2022 marks the 10th anniversary of the government’s flagship auto-enrolment (or AE) policy. But how successful has it really been and what does the future have in store?
Reasons to celebrate
More than 10 million people have been auto-enrolled into a workplace scheme since the programme began in October 2012 and 88% of eligible employees (19.4 million people) were participating in a workplace pension in 2020. The government’s coronavirus job retention scheme supported both the payment of the bulk of employee wages and for a short time, employer’s pension contributions. This support along with natural inertia kept employees saving in workplace schemes even during these challenging times.
Challenges to overcome
Eligibility criteria for AE mean that in reality around 5 million people don’t qualify to be auto-enrolled. This could be because they earn less than £10,00 a year in a single job, are under age 22 or over State Pension Age. This disproportionately affects women who are more likely to occupy part-time and lower-earning roles. And while non-eligible workers can opt in, and more of them are now doing so, there remains a considerable gap.
Complacency is another major concern. AE contributions are now at a minimum level of 8%, but few individuals are choosing to pay more than this amount. This could be due to the pressures of repaying debt or getting on the property ladder but it could more worryingly point to the assumption that saving 8% of salary will provide an adequate level of retirement income. And understanding what an adequate level of income will be is difficult in itself. We discussed this topic in our blog earlier this year: How Much Do Your Employees Need To Live On In Retirement?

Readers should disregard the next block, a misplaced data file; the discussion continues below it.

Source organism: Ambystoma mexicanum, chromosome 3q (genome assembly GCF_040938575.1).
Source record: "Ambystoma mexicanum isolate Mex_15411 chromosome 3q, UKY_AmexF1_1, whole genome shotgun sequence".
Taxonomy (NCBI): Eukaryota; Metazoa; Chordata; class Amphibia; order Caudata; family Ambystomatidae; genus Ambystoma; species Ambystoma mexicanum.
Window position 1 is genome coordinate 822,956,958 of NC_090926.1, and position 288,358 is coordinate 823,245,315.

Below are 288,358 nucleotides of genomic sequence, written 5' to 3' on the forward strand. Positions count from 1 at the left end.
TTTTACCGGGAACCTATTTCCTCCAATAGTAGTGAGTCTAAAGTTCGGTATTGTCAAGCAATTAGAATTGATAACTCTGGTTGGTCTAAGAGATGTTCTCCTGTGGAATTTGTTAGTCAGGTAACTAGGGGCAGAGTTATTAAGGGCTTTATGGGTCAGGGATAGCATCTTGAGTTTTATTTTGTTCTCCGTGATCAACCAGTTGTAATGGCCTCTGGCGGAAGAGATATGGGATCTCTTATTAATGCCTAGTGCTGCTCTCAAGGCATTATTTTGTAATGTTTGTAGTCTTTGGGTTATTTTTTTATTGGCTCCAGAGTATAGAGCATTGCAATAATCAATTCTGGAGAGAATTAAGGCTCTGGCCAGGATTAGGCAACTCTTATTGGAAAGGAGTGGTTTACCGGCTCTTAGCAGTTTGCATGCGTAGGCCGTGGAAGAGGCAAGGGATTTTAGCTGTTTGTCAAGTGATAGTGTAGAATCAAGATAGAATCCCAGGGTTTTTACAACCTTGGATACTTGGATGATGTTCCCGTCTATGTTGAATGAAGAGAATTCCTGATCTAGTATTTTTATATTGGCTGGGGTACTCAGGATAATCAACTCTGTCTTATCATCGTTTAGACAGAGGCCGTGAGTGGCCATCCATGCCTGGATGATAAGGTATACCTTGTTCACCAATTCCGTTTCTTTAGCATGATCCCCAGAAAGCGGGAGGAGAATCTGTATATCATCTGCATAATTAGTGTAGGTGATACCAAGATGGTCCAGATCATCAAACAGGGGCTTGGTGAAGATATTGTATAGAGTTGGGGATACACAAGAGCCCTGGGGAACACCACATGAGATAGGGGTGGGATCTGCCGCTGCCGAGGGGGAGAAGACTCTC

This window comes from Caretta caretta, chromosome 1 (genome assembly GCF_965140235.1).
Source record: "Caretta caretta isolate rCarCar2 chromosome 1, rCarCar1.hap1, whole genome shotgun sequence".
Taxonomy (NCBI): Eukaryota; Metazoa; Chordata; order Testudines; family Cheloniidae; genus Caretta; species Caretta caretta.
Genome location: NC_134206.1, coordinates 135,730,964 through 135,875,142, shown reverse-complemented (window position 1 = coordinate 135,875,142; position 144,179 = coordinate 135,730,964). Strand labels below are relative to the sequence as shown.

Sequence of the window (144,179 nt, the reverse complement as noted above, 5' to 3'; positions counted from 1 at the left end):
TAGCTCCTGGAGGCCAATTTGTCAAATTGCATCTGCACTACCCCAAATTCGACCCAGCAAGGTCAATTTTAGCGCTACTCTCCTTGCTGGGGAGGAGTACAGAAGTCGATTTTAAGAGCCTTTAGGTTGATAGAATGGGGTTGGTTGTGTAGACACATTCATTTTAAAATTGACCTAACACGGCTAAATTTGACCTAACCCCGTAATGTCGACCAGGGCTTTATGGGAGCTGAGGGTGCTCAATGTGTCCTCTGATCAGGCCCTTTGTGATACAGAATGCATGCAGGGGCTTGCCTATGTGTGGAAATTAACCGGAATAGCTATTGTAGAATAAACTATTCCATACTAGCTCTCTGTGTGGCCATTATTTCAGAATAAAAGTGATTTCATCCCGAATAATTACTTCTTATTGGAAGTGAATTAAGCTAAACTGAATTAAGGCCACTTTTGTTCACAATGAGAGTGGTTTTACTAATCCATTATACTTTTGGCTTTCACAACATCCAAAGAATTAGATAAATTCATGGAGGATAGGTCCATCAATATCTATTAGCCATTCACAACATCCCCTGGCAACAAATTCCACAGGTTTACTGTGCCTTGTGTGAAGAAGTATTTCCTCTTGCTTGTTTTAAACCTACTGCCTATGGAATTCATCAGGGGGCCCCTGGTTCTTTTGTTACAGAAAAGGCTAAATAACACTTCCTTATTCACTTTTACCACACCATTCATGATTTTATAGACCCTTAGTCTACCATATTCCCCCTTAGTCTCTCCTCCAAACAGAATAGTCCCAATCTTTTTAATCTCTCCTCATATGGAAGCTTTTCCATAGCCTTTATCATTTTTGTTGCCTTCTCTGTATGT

A review of AE in 2017 made a number of recommendations which it was hoped would begin to be incorporated in the mid-2020s:
• Lowering the age threshold for eligibility from 22 to 18.
• Removing the lower earnings limit so that pension contributions are calculated from the first pound earned, enabling individuals to save more and benefit from a higher employer pension contribution.
• Increase pension participation among the self-employed by testing a number of approaches.
Brexit and the Coronavirus pandemic may have delayed this timeline as the work required to implement these recommendations has yet to be started.
The importance of saving
Most qualifying workplace pension schemes in use for AE are defined contribution schemes, where pension savings are built up based on contributions from the employee and employer (if you’re in a workplace scheme) and returns on your investments.
The best time to start a pension is as young as possible and to contribute as much as you can afford. Making an early start lets employees take full advantage of compound interest. This means small savings early can be more important than larger savings later.
Since the introduction of auto-enrolment, a workplace pension is taken for granted as being available. So how can you make your offer stand out? As workplace pension saving becomes the norm, the need for access to quality financial advice has grown. Please click here to see how it can add real value to your business and its employees. If you wish to discuss further, please complete the form on the page linked to above or discuss with your regular LEBC Consultant.
Source: Thinking ahead: The future of auto-enrolment and saving, Kate Smith, Head of Public Affairs - Aegon UK, 29 November 2021.
A pension is a long term investment. The fund value may fluctuate and can go down, which would have an impact on the level of pension benefits available. Pension income could also be affected by interest rates at the time benefits are taken.
The information contained in this article is based on the opinion of LEBC and does not constitute financial advice or a recommendation to any investment strategy, you should seek professional financial advice before embarking on any course of action